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Tropical Storm Gamma forms near Yucatan, life-threatening flooding threat for Mexico

A Tropical Storm Gamma formed in the northwestern Caribbean Sea last night. An organizing system is located near the Yukatan peninsula and could bring life-threatening flooding threat over Mexico and the Gulf. Another tropical wave is ongoing in the eastern Caribbean, with the third wave developing east of the Lesser Antilles.

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Atlantic hurricane season ramps up again, on its way to set the new record for most named storms

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Key Points


The tropical activity over the Atlantic and the Caribbean region is beginning to increase this weekend again. There are currently three tropical disturbances ongoing; A Tropical Storm Gamma and another wave in the Caribbean, while a newly born depression is over the Central Atlantic.

The main focus goes to the increasing activity with the Tropical Storm Gamma near the Yukatan peninsula, which has been upgraded from a tropical depression last night. Gamma has sustained winds of around 40 knots, and the minimum central pressure around 995 mbar.

The Tropical Storm threat will result in a life-threatening flash flooding over portions of the Yucatan Peninsula, far western Cuba, and well away from the center in the Mexican states of Campeche, Tabasco, and northern Chiapas.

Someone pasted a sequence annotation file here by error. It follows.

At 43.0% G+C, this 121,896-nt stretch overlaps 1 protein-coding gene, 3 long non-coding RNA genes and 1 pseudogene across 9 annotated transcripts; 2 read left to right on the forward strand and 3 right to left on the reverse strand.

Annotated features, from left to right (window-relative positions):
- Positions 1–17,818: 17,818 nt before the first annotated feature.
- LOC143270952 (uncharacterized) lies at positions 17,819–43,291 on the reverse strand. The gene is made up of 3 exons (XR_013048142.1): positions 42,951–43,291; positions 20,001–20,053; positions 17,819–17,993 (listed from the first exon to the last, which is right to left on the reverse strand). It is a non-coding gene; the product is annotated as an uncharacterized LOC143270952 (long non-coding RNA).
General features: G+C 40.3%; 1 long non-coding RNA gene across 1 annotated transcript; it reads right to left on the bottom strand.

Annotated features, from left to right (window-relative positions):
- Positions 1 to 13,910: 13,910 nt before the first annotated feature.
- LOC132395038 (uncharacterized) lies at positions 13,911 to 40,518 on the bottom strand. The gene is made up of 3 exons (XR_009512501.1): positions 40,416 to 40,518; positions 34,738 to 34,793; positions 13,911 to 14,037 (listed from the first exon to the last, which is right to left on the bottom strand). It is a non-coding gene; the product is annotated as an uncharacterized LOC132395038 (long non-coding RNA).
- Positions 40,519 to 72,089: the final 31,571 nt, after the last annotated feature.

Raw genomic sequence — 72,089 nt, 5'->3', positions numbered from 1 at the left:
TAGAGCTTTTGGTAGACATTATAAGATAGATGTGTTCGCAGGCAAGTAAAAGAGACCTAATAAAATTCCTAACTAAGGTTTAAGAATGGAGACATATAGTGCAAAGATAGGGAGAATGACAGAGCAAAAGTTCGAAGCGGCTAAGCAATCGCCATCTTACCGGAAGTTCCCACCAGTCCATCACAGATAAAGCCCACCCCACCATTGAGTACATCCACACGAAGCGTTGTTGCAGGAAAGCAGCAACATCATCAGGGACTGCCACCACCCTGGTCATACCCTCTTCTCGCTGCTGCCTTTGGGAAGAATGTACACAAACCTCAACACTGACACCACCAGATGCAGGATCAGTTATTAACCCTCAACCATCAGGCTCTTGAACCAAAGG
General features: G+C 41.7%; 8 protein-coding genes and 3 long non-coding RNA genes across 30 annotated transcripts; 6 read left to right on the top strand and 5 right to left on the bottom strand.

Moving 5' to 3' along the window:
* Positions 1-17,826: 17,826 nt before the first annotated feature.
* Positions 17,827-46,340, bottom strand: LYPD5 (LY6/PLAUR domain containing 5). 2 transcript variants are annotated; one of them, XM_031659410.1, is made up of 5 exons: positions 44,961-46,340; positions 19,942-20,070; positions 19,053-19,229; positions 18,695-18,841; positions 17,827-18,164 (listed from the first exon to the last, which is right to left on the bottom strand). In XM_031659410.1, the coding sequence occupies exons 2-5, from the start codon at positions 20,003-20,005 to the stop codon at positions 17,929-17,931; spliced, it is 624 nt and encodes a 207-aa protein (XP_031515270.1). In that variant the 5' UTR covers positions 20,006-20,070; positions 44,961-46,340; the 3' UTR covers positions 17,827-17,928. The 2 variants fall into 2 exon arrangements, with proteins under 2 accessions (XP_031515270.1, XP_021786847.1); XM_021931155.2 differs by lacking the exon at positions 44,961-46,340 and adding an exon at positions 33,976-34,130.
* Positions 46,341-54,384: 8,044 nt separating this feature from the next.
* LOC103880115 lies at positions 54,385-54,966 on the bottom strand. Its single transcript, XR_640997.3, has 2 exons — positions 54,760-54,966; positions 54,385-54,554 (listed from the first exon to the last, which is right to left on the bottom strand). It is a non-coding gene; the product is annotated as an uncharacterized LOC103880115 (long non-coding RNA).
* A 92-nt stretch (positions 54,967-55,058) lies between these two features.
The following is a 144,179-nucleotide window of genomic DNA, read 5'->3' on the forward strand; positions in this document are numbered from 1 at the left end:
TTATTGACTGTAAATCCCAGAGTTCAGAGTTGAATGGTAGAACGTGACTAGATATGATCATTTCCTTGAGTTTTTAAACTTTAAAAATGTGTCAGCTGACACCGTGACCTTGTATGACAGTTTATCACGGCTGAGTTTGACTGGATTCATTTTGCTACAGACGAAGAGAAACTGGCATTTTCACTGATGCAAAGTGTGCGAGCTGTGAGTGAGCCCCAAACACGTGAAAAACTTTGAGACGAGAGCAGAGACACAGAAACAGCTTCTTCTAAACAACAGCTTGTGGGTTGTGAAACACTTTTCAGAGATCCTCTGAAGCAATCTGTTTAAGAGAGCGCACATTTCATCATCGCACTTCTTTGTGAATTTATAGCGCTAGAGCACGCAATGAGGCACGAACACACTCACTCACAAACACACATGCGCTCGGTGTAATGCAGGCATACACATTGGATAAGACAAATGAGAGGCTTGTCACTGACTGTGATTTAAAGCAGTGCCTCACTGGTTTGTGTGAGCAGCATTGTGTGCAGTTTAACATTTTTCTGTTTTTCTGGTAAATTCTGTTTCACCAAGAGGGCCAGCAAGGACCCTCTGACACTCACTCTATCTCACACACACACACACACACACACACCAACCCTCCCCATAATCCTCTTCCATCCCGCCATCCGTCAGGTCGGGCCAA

A Tropical Storm Warning is in effect for the Yukatan peninsula.

Both the environmental and oceanic conditions are again becoming more favorable for additional tropical activity over the next two weeks. The Madden-Julian Oscillation (MJO) wave is now emerging in the region from the west, while a very warm Caribbean Sea remains.

Below is the Geocolor NASA satellite image on Saturday morning, revealing a developing Tropical Storm Gamma and the ongoing major Category 4 hurricane Marie in the Eastern Pacific.

Storm Gamma ongoing near the Yucatan peninsula, initially designated as #25L by NHC, has great potential to maintain a tropical-storm-force strength over the next few days. The satellite imagery indicates an increasing explosive convective activity.

NOAA Hurricane Hunters are investigating the system and found tropical storm conditions, one of the reasons the system has been upgraded to Tropical Storm Gamma overnight.

The main impact with Gamma will be torrential and excessive rains over portions of southeastern Mexico, Central America, and western Cuba. Weather model guidance suggests that a Tropical Storm could then continue northwestward across the Gulf towards the US landfall sometime next week.

Developing conditions for the Caribbean